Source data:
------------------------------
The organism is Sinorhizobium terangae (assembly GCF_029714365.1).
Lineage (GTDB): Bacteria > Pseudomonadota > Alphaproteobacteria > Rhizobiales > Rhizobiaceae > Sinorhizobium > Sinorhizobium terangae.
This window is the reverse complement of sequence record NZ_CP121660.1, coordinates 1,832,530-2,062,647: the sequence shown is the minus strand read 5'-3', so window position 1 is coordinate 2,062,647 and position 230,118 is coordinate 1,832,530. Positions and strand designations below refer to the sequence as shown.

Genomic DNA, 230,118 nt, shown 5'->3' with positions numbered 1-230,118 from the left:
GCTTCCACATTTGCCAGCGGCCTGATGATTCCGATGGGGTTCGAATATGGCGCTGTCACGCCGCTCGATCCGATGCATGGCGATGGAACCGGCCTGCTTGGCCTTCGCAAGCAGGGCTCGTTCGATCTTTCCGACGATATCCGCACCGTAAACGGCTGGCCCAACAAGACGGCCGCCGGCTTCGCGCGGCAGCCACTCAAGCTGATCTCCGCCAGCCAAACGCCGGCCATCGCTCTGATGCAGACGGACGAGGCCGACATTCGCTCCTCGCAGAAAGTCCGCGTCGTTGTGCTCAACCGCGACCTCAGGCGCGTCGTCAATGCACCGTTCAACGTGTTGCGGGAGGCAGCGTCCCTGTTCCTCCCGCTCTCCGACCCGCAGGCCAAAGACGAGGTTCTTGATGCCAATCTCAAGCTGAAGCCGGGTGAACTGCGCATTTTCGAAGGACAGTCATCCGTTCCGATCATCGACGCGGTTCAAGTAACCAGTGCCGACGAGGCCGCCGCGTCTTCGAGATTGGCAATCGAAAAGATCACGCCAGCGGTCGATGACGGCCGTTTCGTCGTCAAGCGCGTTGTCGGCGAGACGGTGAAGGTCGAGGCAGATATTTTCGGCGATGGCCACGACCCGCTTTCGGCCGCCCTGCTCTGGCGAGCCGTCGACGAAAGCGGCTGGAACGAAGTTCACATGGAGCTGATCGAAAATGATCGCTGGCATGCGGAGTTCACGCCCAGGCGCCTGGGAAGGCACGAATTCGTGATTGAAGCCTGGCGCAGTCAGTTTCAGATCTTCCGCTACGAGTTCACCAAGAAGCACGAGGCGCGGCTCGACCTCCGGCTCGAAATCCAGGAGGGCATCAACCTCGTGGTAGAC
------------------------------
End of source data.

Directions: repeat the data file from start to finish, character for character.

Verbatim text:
The organism is Sinorhizobium terangae (assembly GCF_029714365.1).
Lineage (GTDB): Bacteria > Pseudomonadota > Alphaproteobacteria > Rhizobiales > Rhizobiaceae > Sinorhizobium > Sinorhizobium terangae.
This window is the reverse complement of sequence record NZ_CP121660.1, coordinates 1,832,530-2,062,647: the sequence shown is the minus strand read 5'-3', so window position 1 is coordinate 2,062,647 and position 230,118 is coordinate 1,832,530. Positions and strand designations below refer to the sequence as shown.

Genomic DNA, 230,118 nt, shown 5'->3' with positions numbered 1-230,118 from the left:
GCTTCCACATTTGCCAGCGGCCTGATGATTCCGATGGGGTTCGAATATGGCGCTGTCACGCCGCTCGATCCGATGCATGGCGATGGAACCGGCCTGCTTGGCCTTCGCAAGCAGGGCTCGTTCGATCTTTCCGACGATATCCGCACCGTAAACGGCTGGCCCAACAAGACGGCCGCCGGCTTCGCGCGGCAGCCACTCAAGCTGATCTCCGCCAGCCAAACGCCGGCCATCGCTCTGATGCAGACGGACGAGGCCGACATTCGCTCCTCGCAGAAAGTCCGCGTCGTTGTGCTCAACCGCGACCTCAGGCGCGTCGTCAATGCACCGTTCAACGTGTTGCGGGAGGCAGCGTCCCTGTTCCTCCCGCTCTCCGACCCGCAGGCCAAAGACGAGGTTCTTGATGCCAATCTCAAGCTGAAGCCGGGTGAACTGCGCATTTTCGAAGGACAGTCATCCGTTCCGATCATCGACGCGGTTCAAGTAACCAGTGCCGACGAGGCCGCCGCGTCTTCGAGATTGGCAATCGAAAAGATCACGCCAGCGGTCGATGACGGCCGTTTCGTCGTCAAGCGCGTTGTCGGCGAGACGGTGAAGGTCGAGGCAGATATTTTCGGCGATGGCCACGACCCGCTTTCGGCCGCCCTGCTCTGGCGAGCCGTCGACGAAAGCGGCTGGAACGAAGTTCACATGGAGCTGATCGAAAATGATCGCTGGCATGCGGAGTTCACGCCCAGGCGCCTGGGAAGGCACGAATTCGTGATTGAAGCCTGGCGCAGTCAGTTTCAGATCTTCCGCTACGAGTTCACCAAGAAGCACGAGGCGCGGCTCGACCTCCGGCTCGAAATCCAGGAGGGCATCAACCTCGTGGTAGAC